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wayjac
Premium,MVM
join:2001-12-22
Indy
reply to 47717768

Re: [Modem] Problem with westell 6100

Do you remember what adapter had it's media state disconnected


NetFixer
Snarl For The Camera Please
Premium
join:2004-06-24
The Boro
Reviews:
·Vonage
·Comcast Business..
·Cingular Wireless
said by wayjac:

Do you remember what adapter had it's media state disconnected

That information was in the ipconfig data he already posted. It was one of the IPv6 pseudo tunnel adapters.
--
History does not long entrust the care of freedom to the weak or the timid.
-- Dwight D. Eisenhower


wayjac
Premium,MVM
join:2001-12-22
Indy
47717768 See Profile never confirmed that the Tunnel adapter isatap.launchmodem.com was the one refered too that's why I asked the question


NetFixer
Snarl For The Camera Please
Premium
join:2004-06-24
The Boro
Reviews:
·Vonage
·Comcast Business..
·Cingular Wireless
said by wayjac:

47717768 See Profile never confirmed that the Tunnel adapter isatap.launchmodem.com was the one refered too that's why I asked the question

You may want to go back and just reread the thread instead of only reading the posts that were explicitly addressed to you. The problem was clearly with the isatap tunnel (which was confirmed by Oleg when he disabled that pseudo interface).
--
History does not long entrust the care of freedom to the weak or the timid.
-- Dwight D. Eisenhower


wayjac
Premium,MVM
join:2001-12-22
Indy
said by NetFixer:

You may want to go back and just reread the thread instead of only reading the posts that were explicitly addressed to you

Ok, done
said by NetFixer:

The problem was clearly with the isatap tunnel (which was confirmed by Oleg when he disabled that pseudo interface)

So the isatap tunnel was causing slow speeds


NetFixer
Snarl For The Camera Please
Premium
join:2004-06-24
The Boro
Reviews:
·Vonage
·Comcast Business..
·Cingular Wireless

1 edit

1 recommendation

An unused (and unusable) IPv6 tunnel of any kind can significantly slow down access to IPv4 resources.

If you are with an ISP that does not supply either native dual stack IPv4/IPv6, or provide their own IPv6 tunnel for their customers (like AT&T), then unless you have explicitly setup a third party IPv6 tunnel, it is always a good idea to either disable or uninstall the unused IPv6 protocol stacks that both Windows and most Linux distro's install automatically.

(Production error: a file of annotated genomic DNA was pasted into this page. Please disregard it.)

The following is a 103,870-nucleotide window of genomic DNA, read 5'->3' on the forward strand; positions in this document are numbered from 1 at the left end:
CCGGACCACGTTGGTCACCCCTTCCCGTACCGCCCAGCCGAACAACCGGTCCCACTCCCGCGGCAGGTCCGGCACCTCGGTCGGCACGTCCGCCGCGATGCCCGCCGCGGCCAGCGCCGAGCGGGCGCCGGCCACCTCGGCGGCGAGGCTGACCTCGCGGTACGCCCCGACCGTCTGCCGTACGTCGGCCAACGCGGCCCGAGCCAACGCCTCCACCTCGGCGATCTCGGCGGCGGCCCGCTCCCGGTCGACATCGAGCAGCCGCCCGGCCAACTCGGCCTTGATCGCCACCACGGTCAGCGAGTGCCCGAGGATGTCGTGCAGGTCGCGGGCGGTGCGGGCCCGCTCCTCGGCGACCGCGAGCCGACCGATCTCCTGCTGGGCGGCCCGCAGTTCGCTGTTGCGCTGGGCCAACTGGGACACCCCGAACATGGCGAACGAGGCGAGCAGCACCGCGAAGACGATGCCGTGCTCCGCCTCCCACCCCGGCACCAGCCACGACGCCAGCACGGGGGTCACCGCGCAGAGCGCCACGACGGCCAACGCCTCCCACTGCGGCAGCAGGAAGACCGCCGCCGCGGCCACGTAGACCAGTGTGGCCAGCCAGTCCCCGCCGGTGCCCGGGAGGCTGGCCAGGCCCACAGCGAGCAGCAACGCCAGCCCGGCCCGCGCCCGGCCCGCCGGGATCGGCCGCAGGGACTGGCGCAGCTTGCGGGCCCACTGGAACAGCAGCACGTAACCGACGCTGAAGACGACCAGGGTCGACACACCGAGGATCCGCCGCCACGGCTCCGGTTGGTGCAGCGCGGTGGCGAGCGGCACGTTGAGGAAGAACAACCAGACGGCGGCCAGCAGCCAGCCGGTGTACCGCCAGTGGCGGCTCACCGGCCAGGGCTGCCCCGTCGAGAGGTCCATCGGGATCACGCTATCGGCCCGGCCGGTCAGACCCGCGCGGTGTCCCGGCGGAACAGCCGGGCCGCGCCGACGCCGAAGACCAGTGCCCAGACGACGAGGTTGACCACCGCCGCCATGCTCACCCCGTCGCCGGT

The results below from a ICSI Netalyzer test I just ran show how even a functioning IPv6 tunnel is not nearly as efficient as native IPv4 traffic. Imagine if you were waiting for timeouts from a misconfigured (or non-existant) tunnel.



IPv6 Tests –
DNS support for IPv6 (?): OK
Your system can successfully look up IPv6 addresses. Your DNS resolver is not on Google's IPv6 "whitelist", which means that Google does not enable IPv6 access to their services for you.

IPv4, IPv6, and your web browser (?): IPv6 connectivity problem
Your browser successfully fetched a test image from our IPv6 server. Unfortunately, this is substantially slower than IPv4: it took 0.8 seconds longer to fetch the image over IPv6 compared to IPv4. Your browser prefers IPv4 over IPv6.

IPv6 connectivity (?): OK
Your host was able to contact our IPv6 test server successfully. The requests originated from 2002:4b92:82a::4b92:82a. This IP address suggests you are using 6to4 for IPv6 connectivity.
It takes 329 ms for your computer to fetch a response from our test server using IPv6, while it takes 90 ms for the same host to fetch a response using IPv4 from the same server.

IPv6 TCP connectivity (?): OK
Direct TCP access to remote FTP servers (port 21) is allowed.
Direct TCP access to remote SSH servers (port 22) is allowed.
Direct TCP access to remote SMTP servers (port 25) is allowed.
Direct TCP access to remote POP3 servers (port 110) is allowed.
Direct TCP access to remote RPC servers (port 135) is allowed.
Direct TCP access to remote NetBIOS servers (port 139) is allowed.
Direct TCP access to remote IMAP servers (port 143) is allowed.
Direct TCP access to remote SNMP servers (port 161) is allowed.
Direct TCP access to remote HTTPS servers (port 443) is allowed.
Direct TCP access to remote SMB servers (port 445) is allowed.
Direct TCP access to remote SMTP/SSL servers (port 465) is allowed.
Direct TCP access to remote secure IMAP servers (port 585) is allowed.
Direct TCP access to remote authenticated SMTP servers (port 587) is allowed.
Direct TCP access to remote IMAP/SSL servers (port 993) is allowed.
Direct TCP access to remote POP/SSL servers (port 995) is allowed.
Direct TCP access to remote OpenVPN servers (port 1194) is allowed.
Direct TCP access to remote PPTP Control servers (port 1723) is allowed.
Direct TCP access to remote SIP servers (port 5060) is allowed.
Direct TCP access to remote BitTorrent servers (port 6881) is allowed.
Direct TCP access to remote TOR servers (port 9001) is allowed.

IPv6 Traceroute (?): OK

It takes 12 network hops for IPv6 traffic to pass from our IPv6 server to your system, as shown below. For each hop, the time it takes to traverse it is shown in parentheses.